CTC Technology Detects Presence of Cancer and Serves as a Less Invasive Diagnostic Tool
February 7, 2012 -- Through direct research funding and data sharing, the Prostate Cancer Foundation funding has advanced the field of Circulating Tumor Cell (CTC) technology, which may soon deliver new gold standards for prostate cancer diagnostics and biomarkers.
Circulating tumor cells, found in patients’ bloodstreams, are shed from tumors and may be responsible for metastases. The ability to capture and analyze CTCs from a routine blood draw promises less invasive and better diagnostic tools for prostate and other cancers. CTC liquid biopsies can confirm the presence of cancer and provide a tool for researchers to distinguish between the numerous genotypes of prostate cancer, leading to personalized treatments.
In 2008, PCF granted a $2.25 million Challenge Award (made possible by the Charles Evans Foundation and Joel Pashcow through PCF’s Pro-Am Tennis Tournament) that helped fast-forward the development of CTC technology for prostate cancer. Dr. Daniel Haber and his team at the Massachusetts General Hospital and MIT researchers developed the Evans Test for prostate cancer by developing a device that can capture CTCs. The team’s micro-fluidic device holds great promise as a better diagnostics tool. It is also being used to assess patient response to treatment and may also provide a new endpoint for clinical trials.
Concurrently, a team at Scripps Research Institute and support through the new Physics Oncology Initiative of the National Cancer Institute, led by Dr. Peter Kuhn, Associate Professor of Cell Biology, has also been working on advancing CTC technology. Their work is focused on high-definition CTC technology, which allows visibility of cancer cell “clusters.” These clusters consist of two or more CTCs and often incorporate other nucleate cells from the blood, providing a better chance for cells to metastasize. Kuhn also shares, “our approach significantly boosts our ability to monitor, predict, and understand cancer progression, including metastasis, which is the major cause of death for cancer patients. And, the collaboration and cooperation of PCF and NCI is an important approach to making progress and working together.”
Scripps HD-CTC labels cells in a patient’s blood sample in a way that distinguishes possible CTCs from ordinary red and white blood cells. It then uses a digital microscope and an image-processing algorithm to isolate the suspect cells with sizes and shapes (“morphologies”) unlike those of healthy cells. The “Evans Test” created at Massachusetts General is a microfluidic device that is used to isolate and catch whole CTCs on a microchip covered with 78,000 micro posts. The tiny posts are coated with antibodies that bind to cancer cells. When blood is forced across the chip, the posts comb a few cancer cells out of billions of blood cells and held them for analysis. In trials, the microchip successfully captured CTCs in nearly all patients with lung, breast, prostate, pancreatic, and colon cancer.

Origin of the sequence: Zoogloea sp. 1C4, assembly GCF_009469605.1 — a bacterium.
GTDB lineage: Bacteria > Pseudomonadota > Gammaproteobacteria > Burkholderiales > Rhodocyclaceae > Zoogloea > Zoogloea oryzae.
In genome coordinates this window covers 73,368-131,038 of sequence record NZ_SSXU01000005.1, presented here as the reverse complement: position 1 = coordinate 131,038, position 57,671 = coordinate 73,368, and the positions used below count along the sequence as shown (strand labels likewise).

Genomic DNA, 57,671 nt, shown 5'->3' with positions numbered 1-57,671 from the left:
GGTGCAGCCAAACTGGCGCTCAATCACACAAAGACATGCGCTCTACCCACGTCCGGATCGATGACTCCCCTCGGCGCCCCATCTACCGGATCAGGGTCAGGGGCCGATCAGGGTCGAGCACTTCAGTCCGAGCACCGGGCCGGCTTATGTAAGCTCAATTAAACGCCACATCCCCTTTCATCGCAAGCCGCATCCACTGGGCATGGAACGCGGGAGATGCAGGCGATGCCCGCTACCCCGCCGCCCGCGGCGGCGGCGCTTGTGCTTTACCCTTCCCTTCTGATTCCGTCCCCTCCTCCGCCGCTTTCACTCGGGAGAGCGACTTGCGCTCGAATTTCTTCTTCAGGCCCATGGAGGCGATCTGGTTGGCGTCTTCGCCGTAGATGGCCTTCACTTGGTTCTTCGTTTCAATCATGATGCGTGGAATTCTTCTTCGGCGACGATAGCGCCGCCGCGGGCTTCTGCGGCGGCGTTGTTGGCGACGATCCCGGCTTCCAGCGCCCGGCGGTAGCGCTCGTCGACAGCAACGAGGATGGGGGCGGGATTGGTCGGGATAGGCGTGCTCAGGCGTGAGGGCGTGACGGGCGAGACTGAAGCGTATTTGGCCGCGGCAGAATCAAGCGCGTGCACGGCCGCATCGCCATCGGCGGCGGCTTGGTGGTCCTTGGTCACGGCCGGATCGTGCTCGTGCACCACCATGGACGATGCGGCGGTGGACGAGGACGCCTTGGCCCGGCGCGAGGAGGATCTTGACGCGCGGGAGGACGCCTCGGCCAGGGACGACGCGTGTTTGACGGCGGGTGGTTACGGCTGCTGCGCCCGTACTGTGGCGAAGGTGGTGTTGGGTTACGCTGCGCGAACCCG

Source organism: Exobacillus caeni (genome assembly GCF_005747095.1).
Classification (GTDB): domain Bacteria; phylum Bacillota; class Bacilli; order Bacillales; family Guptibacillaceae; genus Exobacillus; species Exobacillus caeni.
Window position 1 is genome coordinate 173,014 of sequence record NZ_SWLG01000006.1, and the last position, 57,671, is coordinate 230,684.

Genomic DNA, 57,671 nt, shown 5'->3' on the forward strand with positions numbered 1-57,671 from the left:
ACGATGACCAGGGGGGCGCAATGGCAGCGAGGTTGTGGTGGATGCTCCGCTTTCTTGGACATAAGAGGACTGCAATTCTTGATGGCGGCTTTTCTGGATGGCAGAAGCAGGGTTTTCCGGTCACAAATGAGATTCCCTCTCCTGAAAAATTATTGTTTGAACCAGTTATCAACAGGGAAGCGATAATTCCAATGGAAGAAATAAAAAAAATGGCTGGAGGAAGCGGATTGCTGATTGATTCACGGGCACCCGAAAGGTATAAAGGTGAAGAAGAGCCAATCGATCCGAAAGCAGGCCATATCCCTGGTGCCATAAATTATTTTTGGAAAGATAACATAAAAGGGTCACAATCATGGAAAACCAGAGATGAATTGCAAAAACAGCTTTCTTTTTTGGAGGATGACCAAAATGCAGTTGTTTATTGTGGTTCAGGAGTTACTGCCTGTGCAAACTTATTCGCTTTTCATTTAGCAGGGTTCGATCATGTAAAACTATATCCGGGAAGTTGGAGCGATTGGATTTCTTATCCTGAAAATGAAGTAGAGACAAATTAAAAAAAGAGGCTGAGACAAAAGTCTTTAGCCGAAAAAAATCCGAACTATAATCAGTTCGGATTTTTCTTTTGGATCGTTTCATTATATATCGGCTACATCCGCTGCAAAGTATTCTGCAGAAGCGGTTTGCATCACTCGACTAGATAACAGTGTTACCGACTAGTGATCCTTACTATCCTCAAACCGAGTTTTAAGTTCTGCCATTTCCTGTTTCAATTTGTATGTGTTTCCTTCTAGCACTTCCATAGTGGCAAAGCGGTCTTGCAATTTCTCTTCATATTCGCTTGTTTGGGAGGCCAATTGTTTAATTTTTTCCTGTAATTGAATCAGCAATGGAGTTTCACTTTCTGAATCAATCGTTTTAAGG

Haber and Kuhn joined a 2011 global meeting sponsored by PCF to discuss their progress and share data.
The chip technology developed by Haber’s team has the ability to capture roughly one cancerous cell out of every one billion blood cells—most humans have roughly 10 billion blood cells. The key difference between the CTC biotechnology at Massachusetts General, vs. those at Scripps Research Institute, are described by Dr. Haber:
“Our device uses antibodies to capture CTCs as they flow through a microfluidic channel. The cells can be analyzed after they are captured. The technology created at Scripps Research Institute does not use antibodies to select cells, but instead plates them on a large surface, then uses high-definition imaging to find CTCs that are extremely rare. The techniques are complementary in that the Scripps technique would collect all cells (whether or not they express particular proteins on the cell surface), whereas our technology has a higher purity of cells that can be analyzed more easily.”
For patients facing a prostate cancer diagnosis, an FDA approved technology using CTCs, known as Cell Search technology, is available through Massachusetts General Hospital. For patients on the West Coast, Peter Kuhn reports. “Our team at Scripps Research Institute is expanding our program by asking very specific clinical questions, which are predominantly driven by our partners in oncology. Our HD-CTC test is still in the research phase but is currently being readied for commercial launch by Epic Sciences in La Jolla. We continue making an active effort to reach out to the patient community and are deeply indebted to all our patients who have helped us drive technology forward.”